east bay

:Tag: east bay

Rafts of Dreaming Birds

Originally published at The Wild Beat in 2013 I stepped out of a mist and I knew I am. I am what I am. And then I thought, 'But what have I been before?' And then I found that I had been in a mist, not knowing to differentiate myself from things; I was just one thing among many things." ~ Carl Jung, The Red Book I used to think about Jung and bird [...]

2019-06-25T21:22:22+00:00February 14th, 2018|@Popular Posts, Blog|5 Comments

Re-Capturing the Clapper Rail

The show Bird Note just posted an audio piece on California Clapper Rails in San Francisco Bay.  Bird Note covers an eclectic array of bird stories, from behavioral questions to ecological issues. The stories are short audio bits with related blog posts and resources to flesh out the subject matter. As an adjunct to the Clapper Rail story, Bird Note asked if I would revisit my observations of a Clapper Rail tagging operation at Arrowhead Marsh [...]

2013-02-01T00:05:23+00:00February 1st, 2013|Birds, Uncategorized|2 Comments

Studies in Godwit

Every so often, I get a request for 'derivative works' permission -- usually from a wildlife artist who wants to use a photo as the foundation for a painting or print. I particularly love it when the work is used to benefit an animal cause ... like this painting of a Brown Pelican I photographed in San Francisco. Artist Dan Kent created an ink and watercolor version as part of a wildlife benefit during the [...]

2012-10-04T23:38:53+00:00October 4th, 2012|Birds, Ecology, Pollution, Uncategorized, Wildlife Rescue|5 Comments

The Origins of Avian Blue

I pulled a few of my Western Bluebird pics from the archives to illustrate the following excerpt. This month's Smithsonian Magazine has a short piece entitled Why So Blue? by Helen Fields, which explores the natural magic behind bluebird blue: [Ornithologist Richard Prum] discovered that as a blue feather grows, something amazing happens. Inside each cell, stringy keratin molecules separate from water, like oil from vinegar. When the cell dies, the water dries [...]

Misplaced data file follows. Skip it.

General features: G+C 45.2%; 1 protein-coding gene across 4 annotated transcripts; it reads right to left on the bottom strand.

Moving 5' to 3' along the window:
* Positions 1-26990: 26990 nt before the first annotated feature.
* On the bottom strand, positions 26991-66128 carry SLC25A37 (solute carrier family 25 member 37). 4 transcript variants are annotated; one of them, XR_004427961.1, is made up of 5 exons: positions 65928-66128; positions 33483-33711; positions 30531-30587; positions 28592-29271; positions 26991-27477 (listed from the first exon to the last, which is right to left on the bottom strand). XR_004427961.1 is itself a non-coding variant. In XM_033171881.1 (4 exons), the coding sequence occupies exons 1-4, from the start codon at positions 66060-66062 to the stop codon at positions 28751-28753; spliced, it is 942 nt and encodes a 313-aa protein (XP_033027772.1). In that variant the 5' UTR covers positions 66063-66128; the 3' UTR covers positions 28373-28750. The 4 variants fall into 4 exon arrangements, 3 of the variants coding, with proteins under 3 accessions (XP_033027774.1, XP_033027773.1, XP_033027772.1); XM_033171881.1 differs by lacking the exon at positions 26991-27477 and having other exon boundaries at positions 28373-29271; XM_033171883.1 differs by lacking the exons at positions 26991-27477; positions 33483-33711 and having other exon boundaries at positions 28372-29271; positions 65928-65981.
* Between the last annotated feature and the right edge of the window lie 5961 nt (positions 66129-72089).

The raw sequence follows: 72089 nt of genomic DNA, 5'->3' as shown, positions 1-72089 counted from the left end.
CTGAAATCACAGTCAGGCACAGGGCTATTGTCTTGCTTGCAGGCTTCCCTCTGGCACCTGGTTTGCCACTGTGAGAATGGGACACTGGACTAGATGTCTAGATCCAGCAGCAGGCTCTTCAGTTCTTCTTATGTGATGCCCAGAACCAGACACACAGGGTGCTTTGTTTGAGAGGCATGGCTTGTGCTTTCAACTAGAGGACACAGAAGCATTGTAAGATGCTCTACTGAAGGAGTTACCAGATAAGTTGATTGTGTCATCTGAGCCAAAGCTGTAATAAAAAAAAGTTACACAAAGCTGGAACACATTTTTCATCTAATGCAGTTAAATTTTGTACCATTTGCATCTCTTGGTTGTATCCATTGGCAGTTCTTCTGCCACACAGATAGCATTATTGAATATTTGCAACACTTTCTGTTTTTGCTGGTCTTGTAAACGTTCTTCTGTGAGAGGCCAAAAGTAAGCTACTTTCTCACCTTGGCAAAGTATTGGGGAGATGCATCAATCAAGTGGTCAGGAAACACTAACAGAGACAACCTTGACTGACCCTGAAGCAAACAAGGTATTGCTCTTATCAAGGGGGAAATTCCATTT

2012-02-29T21:48:15+00:00February 29th, 2012|Birds, Uncategorized|6 Comments

The Turkeys I’ve [Almost] Known

This post is a tribute to the wild turkeys who walk among us. Every year, Hugh and I Adopt a Turkey from Farm Sanctuary. And every year, I try to somehow commemorate the awesomeness of the wild turkeys I've been privileged to be among and photograph. The timing of this new episode from Nature on PBS was perfect for this post: My Life as a Turkey. Thanks to an FB friend for the [...]

2011-11-18T19:45:04+00:00November 18th, 2011|Uncategorized, Wildlife Rescue|0 Comments

So Long, Lake Merritt

Lake Merritt was the first place I touched soil -- or rather, marine sediment --after returning to the Bay Area from Los Angeles. We were perched above Oakland in a hotel room with just a sliver of a view, looking at the lake through what amounted to a castle loophole.

2010-08-07T23:45:37+00:00August 7th, 2010|Birds, Uncategorized|1 Comment

The Saucy Sailor Boy

I have a weakness for bad lyrics, and 18th century sea chanties like The Saucy Sailor Boy probably take the prize. If you live here in San Francisco, you can take the kids (or just your own self) to Hyde Pier for monthly (and free) Sea Chanty Sing-a-Longs. You'll get hot cider if you bring your mug. I can't say if the sailor boys (and girls) aboard these container ships are saucy. But you can [...]

2010-05-19T02:21:38+00:00May 19th, 2010|Uncategorized|1 Comment

Not the Easter Bunny

Those ears serve this Black-tailed Jackrabbit well. A jack will usually hear you coming long before you see him. And he can regulate blood flow in these ears to adjust for external temperatures. The Black-tailed Jackrabbit (Lepus californicus) -- any jackrabbit -- is actually a hare, not a rabbit. This particular jackrabbit wasn't keen on my presence. What appears as "calm" is anything but. It's a defense mechanism. So, although I could have [...]